A walk through Chinatown is not only worthwhile because of the special arquitecture but also due to the temples, vivid market life and the good food. It is easy to get to Chinatown with the MRT and from there explore everything by foot. Right at the MRT Station there are also the shopping centres People's Park nd Chinatown Point, they are not as modern as for example Suntec City (see our chapter Shopping). But nevertheless, they are worthwhile to visit, as nowhere else there are as opposite selling stands as there.
Beside the cookshop there is also the shoe selling or the permanent make-up tightly side by side. In the upper floors, there is everything available concerning cosmetics and beauty. Here, not only the tourists get massaged but also the local people. The same applies to the cosmetic facial treatment and foot care. Compared to European prices, all offers are cheaper, but nevertheless, one should not forget to negotiate (a back massage costs approximately S$20 for one hour, an hour of facial treatment approximately S$ 40). Typically is that between the shophouses the repeatedely rising HDB residential houses in Chinatown.
The apparently oldest and most important hindoo temple in Singapore is the Sri Mariamman Temple in the South Bridge Road. This temple was first built in the 1827 of wood and replaced in the year 1843 by a stone building. In the year 1973 it has been declared to a national monument of Singapore. It is dedicated to the godess Mariamman, a godhood that was specially adored for help during plagues like cholera or pox.
New figures, carvings and elements are repeatedely added and adorn the temple. Only the portal at the entrance invites to a permanent admiration of the numerous gods. Still today, weddings and other festivities are celebrated here with music and dance.
Another temple is the Kwan Im Tong Hood Che Temple. This top modern 5-floored buddhist temple is even equipped with a lift. Beside different buddha statues of real gold there are also urn-shaped vases, sacrificial alters and a museum. Even though this temple cannot compete with its interior design with the older temples, there is brisk business. If one wants to experience a totally opposite way of religiousness is exactly at the right place. Monks with a laptop receive one at the reception area and also LCD flat screens are placed as means of advertisement for donations.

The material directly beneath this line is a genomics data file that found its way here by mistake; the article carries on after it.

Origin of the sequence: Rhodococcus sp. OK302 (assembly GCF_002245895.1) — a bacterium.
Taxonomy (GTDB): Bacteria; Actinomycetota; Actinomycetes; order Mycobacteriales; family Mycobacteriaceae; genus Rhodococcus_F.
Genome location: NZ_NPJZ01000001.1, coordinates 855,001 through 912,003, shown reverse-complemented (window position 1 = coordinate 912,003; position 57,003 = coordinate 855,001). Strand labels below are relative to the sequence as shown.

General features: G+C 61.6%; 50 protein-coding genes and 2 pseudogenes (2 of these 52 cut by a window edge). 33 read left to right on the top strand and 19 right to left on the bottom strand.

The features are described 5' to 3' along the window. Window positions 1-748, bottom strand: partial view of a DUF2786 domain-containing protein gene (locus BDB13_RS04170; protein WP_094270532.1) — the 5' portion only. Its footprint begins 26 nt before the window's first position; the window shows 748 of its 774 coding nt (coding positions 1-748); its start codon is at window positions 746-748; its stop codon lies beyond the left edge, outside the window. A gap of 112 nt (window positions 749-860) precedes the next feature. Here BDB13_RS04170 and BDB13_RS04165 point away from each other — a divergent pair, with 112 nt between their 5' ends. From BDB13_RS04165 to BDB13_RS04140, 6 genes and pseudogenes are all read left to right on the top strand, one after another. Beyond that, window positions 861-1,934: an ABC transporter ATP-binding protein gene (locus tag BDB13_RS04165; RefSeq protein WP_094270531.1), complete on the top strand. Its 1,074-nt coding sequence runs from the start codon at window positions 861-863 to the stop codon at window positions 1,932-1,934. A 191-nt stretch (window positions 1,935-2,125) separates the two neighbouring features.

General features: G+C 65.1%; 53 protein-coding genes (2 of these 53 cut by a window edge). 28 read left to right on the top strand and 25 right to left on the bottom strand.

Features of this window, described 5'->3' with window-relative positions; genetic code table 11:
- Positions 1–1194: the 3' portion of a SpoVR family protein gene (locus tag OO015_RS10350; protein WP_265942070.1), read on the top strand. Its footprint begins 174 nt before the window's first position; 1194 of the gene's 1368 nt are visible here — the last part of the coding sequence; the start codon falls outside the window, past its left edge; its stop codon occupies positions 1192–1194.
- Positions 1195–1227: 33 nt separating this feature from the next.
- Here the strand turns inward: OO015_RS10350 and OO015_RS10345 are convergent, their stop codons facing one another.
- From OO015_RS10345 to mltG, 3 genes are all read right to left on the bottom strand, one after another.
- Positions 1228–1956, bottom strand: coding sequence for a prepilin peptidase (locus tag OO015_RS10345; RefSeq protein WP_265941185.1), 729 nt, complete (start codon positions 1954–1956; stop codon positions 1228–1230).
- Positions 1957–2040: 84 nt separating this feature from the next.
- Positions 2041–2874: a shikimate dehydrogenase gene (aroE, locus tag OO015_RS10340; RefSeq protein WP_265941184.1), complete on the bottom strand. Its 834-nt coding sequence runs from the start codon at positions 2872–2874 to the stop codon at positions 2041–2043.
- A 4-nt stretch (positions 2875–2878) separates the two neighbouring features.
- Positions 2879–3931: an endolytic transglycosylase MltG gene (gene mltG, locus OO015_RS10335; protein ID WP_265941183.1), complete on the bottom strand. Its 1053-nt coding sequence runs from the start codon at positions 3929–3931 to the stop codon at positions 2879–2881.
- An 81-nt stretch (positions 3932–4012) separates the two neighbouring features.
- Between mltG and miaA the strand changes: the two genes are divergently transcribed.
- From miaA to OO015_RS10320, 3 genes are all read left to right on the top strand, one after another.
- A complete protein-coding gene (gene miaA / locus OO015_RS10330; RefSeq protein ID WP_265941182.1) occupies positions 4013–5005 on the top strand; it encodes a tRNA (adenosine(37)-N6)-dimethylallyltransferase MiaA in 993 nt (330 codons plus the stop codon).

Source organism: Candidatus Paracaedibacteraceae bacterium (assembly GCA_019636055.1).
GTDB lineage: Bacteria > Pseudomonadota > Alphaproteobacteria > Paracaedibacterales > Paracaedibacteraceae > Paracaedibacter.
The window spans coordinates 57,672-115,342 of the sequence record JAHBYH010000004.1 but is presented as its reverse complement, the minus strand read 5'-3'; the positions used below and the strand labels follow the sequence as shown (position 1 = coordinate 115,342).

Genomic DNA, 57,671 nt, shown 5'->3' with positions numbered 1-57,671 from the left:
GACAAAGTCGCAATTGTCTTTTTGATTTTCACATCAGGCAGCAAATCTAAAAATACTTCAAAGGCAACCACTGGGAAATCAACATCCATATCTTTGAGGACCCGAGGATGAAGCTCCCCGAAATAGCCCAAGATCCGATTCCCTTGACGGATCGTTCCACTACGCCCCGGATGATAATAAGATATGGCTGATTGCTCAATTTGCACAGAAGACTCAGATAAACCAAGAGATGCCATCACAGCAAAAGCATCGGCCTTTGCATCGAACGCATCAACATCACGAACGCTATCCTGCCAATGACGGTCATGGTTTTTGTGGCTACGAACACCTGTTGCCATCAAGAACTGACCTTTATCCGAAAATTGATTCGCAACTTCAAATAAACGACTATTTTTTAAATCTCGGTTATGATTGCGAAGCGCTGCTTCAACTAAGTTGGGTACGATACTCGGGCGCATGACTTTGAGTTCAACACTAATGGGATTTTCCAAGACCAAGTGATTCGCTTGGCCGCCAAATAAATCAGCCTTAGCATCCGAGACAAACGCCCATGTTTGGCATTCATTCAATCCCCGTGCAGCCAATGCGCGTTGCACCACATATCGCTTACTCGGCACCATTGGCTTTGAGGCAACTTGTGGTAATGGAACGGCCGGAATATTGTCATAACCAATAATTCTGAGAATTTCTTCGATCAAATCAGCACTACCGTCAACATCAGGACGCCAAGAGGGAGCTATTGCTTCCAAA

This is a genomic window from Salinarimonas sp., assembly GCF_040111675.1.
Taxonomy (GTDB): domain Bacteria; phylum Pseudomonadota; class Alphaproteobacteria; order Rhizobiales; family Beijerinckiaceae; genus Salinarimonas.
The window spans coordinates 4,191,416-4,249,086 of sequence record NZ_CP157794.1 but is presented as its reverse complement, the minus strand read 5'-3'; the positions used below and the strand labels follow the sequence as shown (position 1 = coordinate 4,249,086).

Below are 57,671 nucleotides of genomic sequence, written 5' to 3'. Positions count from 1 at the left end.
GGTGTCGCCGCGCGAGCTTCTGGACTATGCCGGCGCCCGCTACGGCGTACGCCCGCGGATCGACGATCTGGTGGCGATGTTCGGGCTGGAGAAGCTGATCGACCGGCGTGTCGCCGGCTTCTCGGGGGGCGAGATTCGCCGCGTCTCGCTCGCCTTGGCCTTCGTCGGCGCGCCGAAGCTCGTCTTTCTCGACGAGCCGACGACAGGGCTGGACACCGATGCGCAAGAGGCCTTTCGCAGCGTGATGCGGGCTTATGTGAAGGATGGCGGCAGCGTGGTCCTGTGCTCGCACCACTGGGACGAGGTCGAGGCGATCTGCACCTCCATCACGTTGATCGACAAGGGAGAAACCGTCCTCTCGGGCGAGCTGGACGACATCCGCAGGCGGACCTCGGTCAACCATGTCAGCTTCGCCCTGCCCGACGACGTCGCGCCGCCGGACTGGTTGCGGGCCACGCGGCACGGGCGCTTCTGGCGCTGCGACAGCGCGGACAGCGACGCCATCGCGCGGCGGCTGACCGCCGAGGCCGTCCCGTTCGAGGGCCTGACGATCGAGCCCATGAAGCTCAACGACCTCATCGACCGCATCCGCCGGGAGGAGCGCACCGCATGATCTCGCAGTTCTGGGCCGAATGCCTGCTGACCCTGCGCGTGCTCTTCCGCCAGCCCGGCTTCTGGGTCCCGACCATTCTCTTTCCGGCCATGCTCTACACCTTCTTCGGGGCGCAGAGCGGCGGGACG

A further worthwhile seeing temple is located at the Amoy Street, the Siang Cho Keong Temple. This Taoist temple was built in the year 1869 by the Hokkiens, the biggest and most successful Chinese population group of Singapore.
The market in Chinatown invites for shopping during the whole day up to approximtely 09.00 p.m., specially souvenirs can be obtained for cheap money. From taylors, cloth shops, electronic goods shops, everything is available here.The pashmina-scarves are very popular, not only as an ideal souvenir for the ones at home but also very adequate for wearing in Singapore, as the MRT and also the department stores are very strongly air-conditioned.
A curious thing as that in Chinatown there is also a sausage stand that is carried on by n Austrian: Erich's sausage stand; With the advertising slogan to be the last sausage stand before the equator, he does not only sells his snacks to the tourists and long ago it became an institution. Not only his offer of food transmits a piece of home country but also the little chat for which the business man still takes the time; Right beside the stand there is a juice bar that offers the best freshly squeezed juices from the most exotic fruits - at unbeatable prices (from S$1,50). One should also try in any case the specially good tasting small Thai-coconuts!
Arab Street and Sultan Mosque
Not only Chinese and Malays belonged to the former trade partners of Singapore but also the Arabs. The quarter of the Arab Street is influenced by the islam and is located beween the Jalan Sultan and Rochor Road at the north and south and the Jalan Besar and Beach Road in the west and east very close to the Bugis The food is highly recommendable, as there are numerous locals and small restaurants that offer national food. The prices can differ a lot and are between S$ 4 and S$ 30, but compared to Europe still cheap.
Beside food offers there are also a lot of small shops that offer all kinds of cloths, carpets and art crafts. The Sultan Mosque, that impresses just by its bigness, forms the centre of the Arab Street. The mosque was not finished until the year 1928 and accomodates the biggest praying hall of the city. One can also get into the mosque, thereby one should consider the praying times, as during these times the entrance is forbidden.
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Author: Natascha Nißl; Copyright: Patrick Wagner, www.tourist-guide.biz